- Laurence-Moon-Biedl syndrome and Laurence-Moon-Biedl-Bardet redirect here. See below for an explanation.
|Classification and external resources|
The Bardet–Biedl syndrome (BBS) is a ciliopathic human genetic disorder that produces many effects and affects many body systems. It is characterized principally by obesity, retinitis pigmentosa, polydactyly, hypogonadism, and renal failure in some cases.1 Historically, mental retardation has been considered a principal symptom but is now not regarded as such.
Bardet–Biedl syndrome is a pleiotropic disorder with variable expressivity and a wide range of clinical variability observed both within and between families. The main clinical features are rod–cone dystrophy, with childhood-onset visual loss preceded by night blindness; postaxial polydactyly; truncal obesity that manifests during infancy and remains problematic throughout adulthood; specific learning difficulties in some but not all individuals; male hypogenitalism and complex female genitourinary malformations; and renal dysfunction, a major cause of morbidity and mortality. There is a wide range of secondary features that are sometimes associated with BBS2 including3
- Speech disorder/delay
- "Brachydactyly/syndactyly of both the hands and feet is common, as is partial syndactyl (most usually between the second and third toes)"
- "Developmental delay: Many children with BBS are delayed in reaching major developmental milestones including gross motor skills, fine motor skills, and psychosocial skills (interactive play/ability to recognize social cues)". However these delays are treatable with therapy.
- Polyuria/polydipsia (nephrogenic diabetes insipidus)
- Ataxia/poor coordination/imbalance
- Mild hypertonia (especially lower limbs)
- Diabetes mellitus
- Dental crowding/hypodontia/small dental roots; high-arched palate
- Cardiovascular anomalies
- Hepatic involvement
- Auditory deficiencies
- Hirschsprung disease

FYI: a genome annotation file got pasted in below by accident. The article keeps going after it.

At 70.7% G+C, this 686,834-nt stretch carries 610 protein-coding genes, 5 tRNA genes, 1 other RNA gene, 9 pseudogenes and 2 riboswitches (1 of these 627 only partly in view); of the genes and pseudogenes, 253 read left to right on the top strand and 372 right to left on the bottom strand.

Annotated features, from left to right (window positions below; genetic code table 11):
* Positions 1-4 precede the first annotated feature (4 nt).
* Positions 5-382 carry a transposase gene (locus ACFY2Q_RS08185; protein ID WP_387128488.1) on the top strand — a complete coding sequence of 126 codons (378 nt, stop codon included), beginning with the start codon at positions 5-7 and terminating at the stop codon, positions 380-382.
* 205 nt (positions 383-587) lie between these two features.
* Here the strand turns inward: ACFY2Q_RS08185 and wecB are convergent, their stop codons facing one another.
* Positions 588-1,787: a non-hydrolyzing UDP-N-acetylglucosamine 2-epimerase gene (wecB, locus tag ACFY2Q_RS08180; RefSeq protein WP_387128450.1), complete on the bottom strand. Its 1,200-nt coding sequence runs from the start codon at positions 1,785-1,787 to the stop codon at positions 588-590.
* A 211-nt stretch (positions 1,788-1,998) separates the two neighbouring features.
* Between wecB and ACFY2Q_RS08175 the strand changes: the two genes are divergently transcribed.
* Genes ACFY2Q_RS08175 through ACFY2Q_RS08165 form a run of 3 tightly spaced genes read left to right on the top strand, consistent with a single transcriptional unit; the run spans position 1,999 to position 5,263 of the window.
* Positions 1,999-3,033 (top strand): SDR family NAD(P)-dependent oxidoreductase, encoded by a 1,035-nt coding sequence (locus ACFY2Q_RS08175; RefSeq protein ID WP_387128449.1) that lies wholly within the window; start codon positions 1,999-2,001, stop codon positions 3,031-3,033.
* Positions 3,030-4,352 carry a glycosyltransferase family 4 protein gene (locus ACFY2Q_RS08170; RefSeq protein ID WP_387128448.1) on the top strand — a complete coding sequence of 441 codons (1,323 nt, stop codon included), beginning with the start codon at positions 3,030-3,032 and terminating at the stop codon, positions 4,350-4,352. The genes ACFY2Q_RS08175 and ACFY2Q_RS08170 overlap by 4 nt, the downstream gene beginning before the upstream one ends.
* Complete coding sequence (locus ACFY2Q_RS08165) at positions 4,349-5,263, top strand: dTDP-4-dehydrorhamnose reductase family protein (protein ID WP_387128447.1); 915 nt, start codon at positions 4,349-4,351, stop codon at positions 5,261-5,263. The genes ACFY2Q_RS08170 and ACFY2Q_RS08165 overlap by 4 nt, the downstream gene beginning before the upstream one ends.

The first known case was reported by Laurence and Moon in 1866 at the Ophthalmic Hospital in South London. Laurence–Moon–Biedl–Bardet syndrome is no longer considered as valid terms in that patients of Laurence and Moon had paraplegia but no polydactyly or obesity, which are the key elements of the Bardet–Biedl syndrome. Laurence–Moon syndrome is usually considered a separate entity. However, some recent research suggests that the two conditions may not be distinct.5
- Eyes: Pigmentary retinopathy, poor visual acuity, low vision, and/or blindness caused by an impaired photoreceptor transport mechanism in the retina.8
- Nose: Loss of, or reduced sense of, smell. (anosmia). Some patients claim extra-sensitive sense of smell.9
- Hand and foot: Polydactyly (extra digits) or syndactyly (webbing of fingers and toes).
- Cardiovascular system: Hypertrophy of interventricular septum and left ventricle and dilated cardiomyopathy.
- Gastrointestinal system: Fibrosis.
- Urogenital system: Hypogonadism, renal failure, urogenital sinuses, ectopic urethra, uterus duplex, septate vagina, and hypoplasia of the uterus, ovaries, and fallopian tubes.
- Growth and development: Developmental Delay, especially of fine and gross motor skills
- Behavior: a wide variety of socialization and social interaction problems have been identified with BBS.
- Defective thermosensation or mechanosensation. New finding reported in October 2007: "hitherto unrecognized, but essential, role for mammalian basal body proteins in the acquisition of mechano- and thermosensory stimuli [highlight potential] clinical features of ciliopathies in humans."10
- Additional features: Obesity, possibly related to a decreased sensory function that would normally indicate satiation. Hyperphagia in some patients.11
The detailed biochemical mechanism that leads to BBS is still unclear.
Using the round worm C. elegans as a model system, biologists found that BBS proteins are involved in a process called Intraflagellar transport (IFT), a bi-directional transportation activity within the cilia along the long axis of the ciliary shaft that is essential for ciliogenesis and the maintenance of cilia.13 Recent biochemical analysis of human BBS proteins revealed that BBS proteins are assembled into a multiple protein complex, called "BBSome". BBSome is proposed to be responsible for transporting intracellular vesicles to the base of the cilia and to play an important role in the ciliary function.citation needed
Since abnormalities of cilia are known to be related to a wide range of disease symptoms including those commonly seen in BBS patients, it is now widely accepted that mutated BBS genes affect normal cilia functions, which, in turns, causes BBS.citation needed
Genes involved include:
- BBsome: BBS1, BBS2, ARL6/BBS3, BBS4, BBS5, BBS7, TTC8/BBS8, BBS10, TRIM32/BBS11 BBS12, CCDC28B, CEP290, TMEM67, MKS1, MKKS6
- chaperone: BBS6citation needed